More 'Nays' From Queens For Mayor's 'Congestion' Plan
Queens pols and businessmen greeted Mayor Michael Bloomberg's congestion pricing plan announcement with loud cries of "no way". Meanwhile, a new study was released confirming that Queens would be the borough hardest hit under the proposed plan.
The initial Queens outcry to the mayor's announcement 11 days ago came from Borough President Helen Marshall and the Queens Chamber of Commerce, supported by Congressmember Anthony Weiner, State Senators Frank Padavan and Serphin Maltese, both Republicans and John Sabini, a Democrat; Assemblymember Catherine Nolan and City Councilmembers David Weprin and James Gennaro, all Democrats.
Last Sunday, the Daily News published an analysis of the plan, which showed Queens would be the hardest hit borough, Councilmembers John Liu (Flushing), Leroy Comrie (St. Albans) and Joseph Addabbo Jr. (Ozone Park), all Democrats, also called on the mayor to provide fast and affordable public transit to all city residents before his plan goes into effect.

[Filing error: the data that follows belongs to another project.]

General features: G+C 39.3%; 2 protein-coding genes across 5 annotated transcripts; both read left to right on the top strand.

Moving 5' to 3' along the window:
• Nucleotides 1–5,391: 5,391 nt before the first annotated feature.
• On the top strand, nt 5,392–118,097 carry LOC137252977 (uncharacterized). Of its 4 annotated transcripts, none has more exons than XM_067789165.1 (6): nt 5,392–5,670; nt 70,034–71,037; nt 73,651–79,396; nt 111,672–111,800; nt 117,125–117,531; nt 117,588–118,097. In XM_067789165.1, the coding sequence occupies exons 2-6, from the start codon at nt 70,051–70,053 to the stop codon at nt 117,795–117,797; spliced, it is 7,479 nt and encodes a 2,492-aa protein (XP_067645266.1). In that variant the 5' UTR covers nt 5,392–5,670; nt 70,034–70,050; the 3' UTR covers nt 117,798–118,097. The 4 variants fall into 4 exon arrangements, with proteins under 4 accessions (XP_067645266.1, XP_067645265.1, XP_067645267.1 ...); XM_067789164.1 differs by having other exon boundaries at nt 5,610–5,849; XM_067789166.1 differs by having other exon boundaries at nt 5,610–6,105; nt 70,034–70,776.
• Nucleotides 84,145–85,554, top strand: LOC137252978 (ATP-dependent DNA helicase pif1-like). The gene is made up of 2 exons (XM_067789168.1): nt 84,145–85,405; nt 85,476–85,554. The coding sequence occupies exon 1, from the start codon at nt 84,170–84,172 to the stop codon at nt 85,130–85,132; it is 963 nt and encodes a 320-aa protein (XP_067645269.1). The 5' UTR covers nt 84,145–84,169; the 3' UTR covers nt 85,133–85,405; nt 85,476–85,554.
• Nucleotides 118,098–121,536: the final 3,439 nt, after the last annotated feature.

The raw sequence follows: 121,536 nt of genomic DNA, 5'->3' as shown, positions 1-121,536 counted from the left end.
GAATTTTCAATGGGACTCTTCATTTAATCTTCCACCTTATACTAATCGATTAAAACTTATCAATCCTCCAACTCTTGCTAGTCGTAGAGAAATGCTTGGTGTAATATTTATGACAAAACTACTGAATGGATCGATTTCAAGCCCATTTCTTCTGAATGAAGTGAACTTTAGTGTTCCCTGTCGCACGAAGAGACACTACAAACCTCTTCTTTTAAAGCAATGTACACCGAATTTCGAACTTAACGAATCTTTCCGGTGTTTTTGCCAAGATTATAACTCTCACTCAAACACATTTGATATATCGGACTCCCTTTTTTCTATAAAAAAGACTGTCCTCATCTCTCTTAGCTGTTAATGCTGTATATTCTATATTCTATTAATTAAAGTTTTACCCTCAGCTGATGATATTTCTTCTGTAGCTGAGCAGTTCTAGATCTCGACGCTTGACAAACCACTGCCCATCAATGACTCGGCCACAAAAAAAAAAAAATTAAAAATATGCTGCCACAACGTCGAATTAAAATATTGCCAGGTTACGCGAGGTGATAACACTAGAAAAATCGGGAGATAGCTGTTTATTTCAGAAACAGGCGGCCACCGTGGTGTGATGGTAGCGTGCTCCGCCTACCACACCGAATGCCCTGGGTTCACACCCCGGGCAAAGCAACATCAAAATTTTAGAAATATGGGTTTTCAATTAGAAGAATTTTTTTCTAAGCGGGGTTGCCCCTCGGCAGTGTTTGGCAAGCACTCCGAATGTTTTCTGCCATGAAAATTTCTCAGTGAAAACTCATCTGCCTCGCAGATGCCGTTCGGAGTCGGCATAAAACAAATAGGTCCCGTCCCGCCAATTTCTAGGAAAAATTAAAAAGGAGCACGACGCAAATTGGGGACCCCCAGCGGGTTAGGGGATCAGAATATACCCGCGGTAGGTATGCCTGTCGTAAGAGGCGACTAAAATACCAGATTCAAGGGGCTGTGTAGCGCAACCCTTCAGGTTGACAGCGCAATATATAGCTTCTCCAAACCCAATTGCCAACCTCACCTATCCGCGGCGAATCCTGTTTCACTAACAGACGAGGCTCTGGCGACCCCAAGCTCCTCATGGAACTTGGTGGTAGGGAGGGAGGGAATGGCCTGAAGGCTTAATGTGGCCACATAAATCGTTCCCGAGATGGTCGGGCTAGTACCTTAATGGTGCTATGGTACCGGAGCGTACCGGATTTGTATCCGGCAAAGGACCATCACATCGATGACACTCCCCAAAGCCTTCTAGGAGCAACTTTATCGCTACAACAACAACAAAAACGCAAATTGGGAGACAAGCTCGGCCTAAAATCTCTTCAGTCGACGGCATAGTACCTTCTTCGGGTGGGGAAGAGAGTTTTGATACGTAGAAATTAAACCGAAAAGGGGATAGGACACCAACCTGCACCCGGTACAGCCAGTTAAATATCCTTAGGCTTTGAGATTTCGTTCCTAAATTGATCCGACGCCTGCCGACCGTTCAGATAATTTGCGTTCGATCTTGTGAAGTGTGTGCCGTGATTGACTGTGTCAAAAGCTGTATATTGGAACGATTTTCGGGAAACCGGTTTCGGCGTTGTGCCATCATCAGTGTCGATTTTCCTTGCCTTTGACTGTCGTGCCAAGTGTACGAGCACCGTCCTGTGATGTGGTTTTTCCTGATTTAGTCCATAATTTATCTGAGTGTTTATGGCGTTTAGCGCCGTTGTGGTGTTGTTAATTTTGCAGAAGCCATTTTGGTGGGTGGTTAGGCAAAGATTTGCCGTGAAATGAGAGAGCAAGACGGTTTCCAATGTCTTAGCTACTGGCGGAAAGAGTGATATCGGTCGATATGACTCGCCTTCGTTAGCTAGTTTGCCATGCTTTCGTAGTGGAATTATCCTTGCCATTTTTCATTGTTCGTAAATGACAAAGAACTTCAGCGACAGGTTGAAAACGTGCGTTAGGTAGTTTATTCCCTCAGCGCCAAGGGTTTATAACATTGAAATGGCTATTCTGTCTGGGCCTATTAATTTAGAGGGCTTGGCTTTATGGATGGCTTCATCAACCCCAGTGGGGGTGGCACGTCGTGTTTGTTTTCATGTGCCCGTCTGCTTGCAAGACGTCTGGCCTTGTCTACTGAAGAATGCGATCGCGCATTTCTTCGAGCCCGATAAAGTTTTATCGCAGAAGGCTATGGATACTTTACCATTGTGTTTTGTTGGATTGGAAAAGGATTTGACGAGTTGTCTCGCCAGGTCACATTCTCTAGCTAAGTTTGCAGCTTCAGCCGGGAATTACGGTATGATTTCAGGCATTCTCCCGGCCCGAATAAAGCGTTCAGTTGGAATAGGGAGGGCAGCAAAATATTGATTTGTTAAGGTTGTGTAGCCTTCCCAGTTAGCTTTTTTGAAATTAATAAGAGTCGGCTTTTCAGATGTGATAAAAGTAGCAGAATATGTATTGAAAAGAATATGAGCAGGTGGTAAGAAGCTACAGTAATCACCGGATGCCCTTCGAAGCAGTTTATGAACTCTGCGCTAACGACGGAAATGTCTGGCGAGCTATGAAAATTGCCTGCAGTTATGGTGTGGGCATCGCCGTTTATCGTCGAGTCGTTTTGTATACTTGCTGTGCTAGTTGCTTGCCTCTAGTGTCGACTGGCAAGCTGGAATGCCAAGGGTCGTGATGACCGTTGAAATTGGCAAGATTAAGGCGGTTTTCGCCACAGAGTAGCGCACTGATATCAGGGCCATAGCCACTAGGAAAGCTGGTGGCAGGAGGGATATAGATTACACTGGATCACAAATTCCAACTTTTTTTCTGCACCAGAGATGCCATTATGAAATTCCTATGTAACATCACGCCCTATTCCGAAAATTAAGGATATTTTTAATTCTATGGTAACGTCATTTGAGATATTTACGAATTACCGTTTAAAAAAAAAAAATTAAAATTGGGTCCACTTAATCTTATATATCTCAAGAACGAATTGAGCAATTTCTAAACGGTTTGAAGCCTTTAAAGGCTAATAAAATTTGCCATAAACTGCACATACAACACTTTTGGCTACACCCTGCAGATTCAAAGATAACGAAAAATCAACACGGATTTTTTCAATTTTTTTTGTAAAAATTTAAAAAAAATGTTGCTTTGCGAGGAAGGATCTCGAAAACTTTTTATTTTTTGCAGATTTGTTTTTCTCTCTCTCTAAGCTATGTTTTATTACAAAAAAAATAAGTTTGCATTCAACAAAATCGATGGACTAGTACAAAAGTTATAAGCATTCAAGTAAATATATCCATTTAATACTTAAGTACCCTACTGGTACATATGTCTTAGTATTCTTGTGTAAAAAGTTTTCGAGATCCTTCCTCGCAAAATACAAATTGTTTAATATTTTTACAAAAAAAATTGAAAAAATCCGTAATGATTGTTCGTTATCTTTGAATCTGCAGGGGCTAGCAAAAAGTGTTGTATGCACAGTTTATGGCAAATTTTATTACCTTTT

Under the plan, cars would pay an $8 fee and trucks $21 to enter Manhattan south of 86th Street between 6 a.m. and 6 p.m. The measure is intended to drastically reduce pollution.
Liu, chair of the council Transportation Committee, said, "People drive to work in Manhattan primarily because they lack real transit options. To impose these fees on commuters without giving them feasible alternatives would be unfair."
He and members of his committee called for expanded bus service, increased access to commuter rail lines and high speed ferry service. These alternatives are to be provided at no more than a $4 fare each way.
The News analysis found that six community board areas in Queens were among the top 10 in the city from which the most Manhattan-bound motorists travel each day.
Board 7 in Northeast Queens topped the list with 8,700 vehicles going into Manhattan, Board 13 in Southeast Queens had 6,800 and Board 5 (Ridgewood, Maspeth Glendale, Middle Village and South Elmhurst) had 5,800.
Weiner, who's expected to run for mayor in 2009, bashed Bloomberg for his statement equating the congestion fee with the $12 one pays to see a movie.